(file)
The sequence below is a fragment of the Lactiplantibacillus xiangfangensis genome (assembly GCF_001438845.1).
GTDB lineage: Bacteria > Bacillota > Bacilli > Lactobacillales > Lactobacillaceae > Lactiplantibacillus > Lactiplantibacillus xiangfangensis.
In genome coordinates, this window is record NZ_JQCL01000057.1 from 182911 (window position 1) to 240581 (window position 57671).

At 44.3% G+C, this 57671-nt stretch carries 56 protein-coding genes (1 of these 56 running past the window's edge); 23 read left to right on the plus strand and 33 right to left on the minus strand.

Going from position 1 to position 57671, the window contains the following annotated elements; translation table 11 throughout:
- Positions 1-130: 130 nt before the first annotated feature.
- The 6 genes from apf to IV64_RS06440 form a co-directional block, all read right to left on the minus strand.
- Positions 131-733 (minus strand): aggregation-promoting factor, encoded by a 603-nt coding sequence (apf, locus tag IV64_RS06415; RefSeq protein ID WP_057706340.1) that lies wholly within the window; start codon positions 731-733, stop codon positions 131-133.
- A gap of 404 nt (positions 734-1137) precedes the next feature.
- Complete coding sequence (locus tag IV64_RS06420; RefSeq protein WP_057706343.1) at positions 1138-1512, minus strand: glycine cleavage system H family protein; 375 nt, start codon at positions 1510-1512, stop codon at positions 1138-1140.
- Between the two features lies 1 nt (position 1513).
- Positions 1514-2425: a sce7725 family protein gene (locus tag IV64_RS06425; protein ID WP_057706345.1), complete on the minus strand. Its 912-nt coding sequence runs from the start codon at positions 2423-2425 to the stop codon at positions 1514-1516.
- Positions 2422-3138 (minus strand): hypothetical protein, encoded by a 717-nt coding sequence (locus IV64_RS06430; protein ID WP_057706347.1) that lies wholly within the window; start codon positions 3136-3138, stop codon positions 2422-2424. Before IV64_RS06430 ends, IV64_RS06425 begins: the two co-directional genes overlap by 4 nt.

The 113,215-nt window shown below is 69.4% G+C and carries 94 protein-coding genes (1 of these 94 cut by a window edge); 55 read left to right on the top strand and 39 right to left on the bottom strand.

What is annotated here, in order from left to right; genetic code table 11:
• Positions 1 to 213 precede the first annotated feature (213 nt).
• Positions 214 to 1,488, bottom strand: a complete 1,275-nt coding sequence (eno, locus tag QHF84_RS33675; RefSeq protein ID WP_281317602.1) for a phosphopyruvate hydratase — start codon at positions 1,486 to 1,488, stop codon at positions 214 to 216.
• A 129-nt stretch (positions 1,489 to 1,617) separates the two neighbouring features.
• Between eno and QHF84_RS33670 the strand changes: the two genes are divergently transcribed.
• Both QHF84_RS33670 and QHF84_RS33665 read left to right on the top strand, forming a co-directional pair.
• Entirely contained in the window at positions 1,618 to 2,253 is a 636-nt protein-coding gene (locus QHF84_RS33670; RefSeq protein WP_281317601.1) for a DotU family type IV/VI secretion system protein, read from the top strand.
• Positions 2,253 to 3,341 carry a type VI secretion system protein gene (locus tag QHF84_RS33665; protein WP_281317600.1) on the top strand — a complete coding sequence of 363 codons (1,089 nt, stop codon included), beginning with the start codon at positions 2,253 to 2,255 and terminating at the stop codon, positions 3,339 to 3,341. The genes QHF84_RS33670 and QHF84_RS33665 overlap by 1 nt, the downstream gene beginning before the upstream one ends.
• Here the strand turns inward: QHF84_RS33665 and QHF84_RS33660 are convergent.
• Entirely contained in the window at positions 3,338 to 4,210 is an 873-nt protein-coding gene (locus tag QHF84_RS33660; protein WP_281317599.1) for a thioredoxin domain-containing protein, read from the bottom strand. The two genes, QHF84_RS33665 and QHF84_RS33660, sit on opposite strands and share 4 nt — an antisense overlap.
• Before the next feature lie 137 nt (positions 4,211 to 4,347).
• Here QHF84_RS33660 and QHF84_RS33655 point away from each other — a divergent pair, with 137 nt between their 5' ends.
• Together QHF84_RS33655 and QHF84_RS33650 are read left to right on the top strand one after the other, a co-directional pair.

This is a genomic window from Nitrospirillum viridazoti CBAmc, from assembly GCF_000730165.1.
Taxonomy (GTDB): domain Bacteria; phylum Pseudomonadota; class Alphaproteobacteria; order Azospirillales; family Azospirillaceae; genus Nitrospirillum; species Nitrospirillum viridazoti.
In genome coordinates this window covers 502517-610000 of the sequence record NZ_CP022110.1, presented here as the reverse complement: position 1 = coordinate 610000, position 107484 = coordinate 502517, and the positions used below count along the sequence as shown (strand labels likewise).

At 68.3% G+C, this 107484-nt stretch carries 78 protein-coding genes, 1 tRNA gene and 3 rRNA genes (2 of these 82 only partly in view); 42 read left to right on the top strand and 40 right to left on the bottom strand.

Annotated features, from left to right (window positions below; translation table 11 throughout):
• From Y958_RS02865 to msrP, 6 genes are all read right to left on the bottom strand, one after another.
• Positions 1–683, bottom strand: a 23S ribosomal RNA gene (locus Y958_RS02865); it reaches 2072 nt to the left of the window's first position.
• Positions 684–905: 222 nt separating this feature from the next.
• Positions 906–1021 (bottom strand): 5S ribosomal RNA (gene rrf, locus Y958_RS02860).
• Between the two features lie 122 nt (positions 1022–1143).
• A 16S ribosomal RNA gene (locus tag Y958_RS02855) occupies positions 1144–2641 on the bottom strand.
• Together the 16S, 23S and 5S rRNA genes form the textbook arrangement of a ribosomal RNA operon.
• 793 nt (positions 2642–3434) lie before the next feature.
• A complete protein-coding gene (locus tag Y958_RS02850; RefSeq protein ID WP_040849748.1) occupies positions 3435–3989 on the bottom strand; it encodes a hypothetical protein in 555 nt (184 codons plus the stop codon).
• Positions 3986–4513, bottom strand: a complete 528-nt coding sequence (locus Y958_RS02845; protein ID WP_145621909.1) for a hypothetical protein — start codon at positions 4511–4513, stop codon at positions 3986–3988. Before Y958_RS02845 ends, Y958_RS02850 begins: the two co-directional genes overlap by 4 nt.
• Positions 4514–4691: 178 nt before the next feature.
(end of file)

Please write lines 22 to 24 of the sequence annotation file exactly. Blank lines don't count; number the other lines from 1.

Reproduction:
• Positions 2,253 to 3,341 carry a type VI secretion system protein gene (locus tag QHF84_RS33665; protein WP_281317600.1) on the top strand — a complete coding sequence of 363 codons (1,089 nt, stop codon included), beginning with the start codon at positions 2,253 to 2,255 and terminating at the stop codon, positions 3,339 to 3,341. The genes QHF84_RS33670 and QHF84_RS33665 overlap by 1 nt, the downstream gene beginning before the upstream one ends.
• Here the strand turns inward: QHF84_RS33665 and QHF84_RS33660 are convergent.
• Entirely contained in the window at positions 3,338 to 4,210 is an 873-nt protein-coding gene (locus tag QHF84_RS33660; protein WP_281317599.1) for a thioredoxin domain-containing protein, read from the bottom strand. The two genes, QHF84_RS33665 and QHF84_RS33660, sit on opposite strands and share 4 nt — an antisense overlap.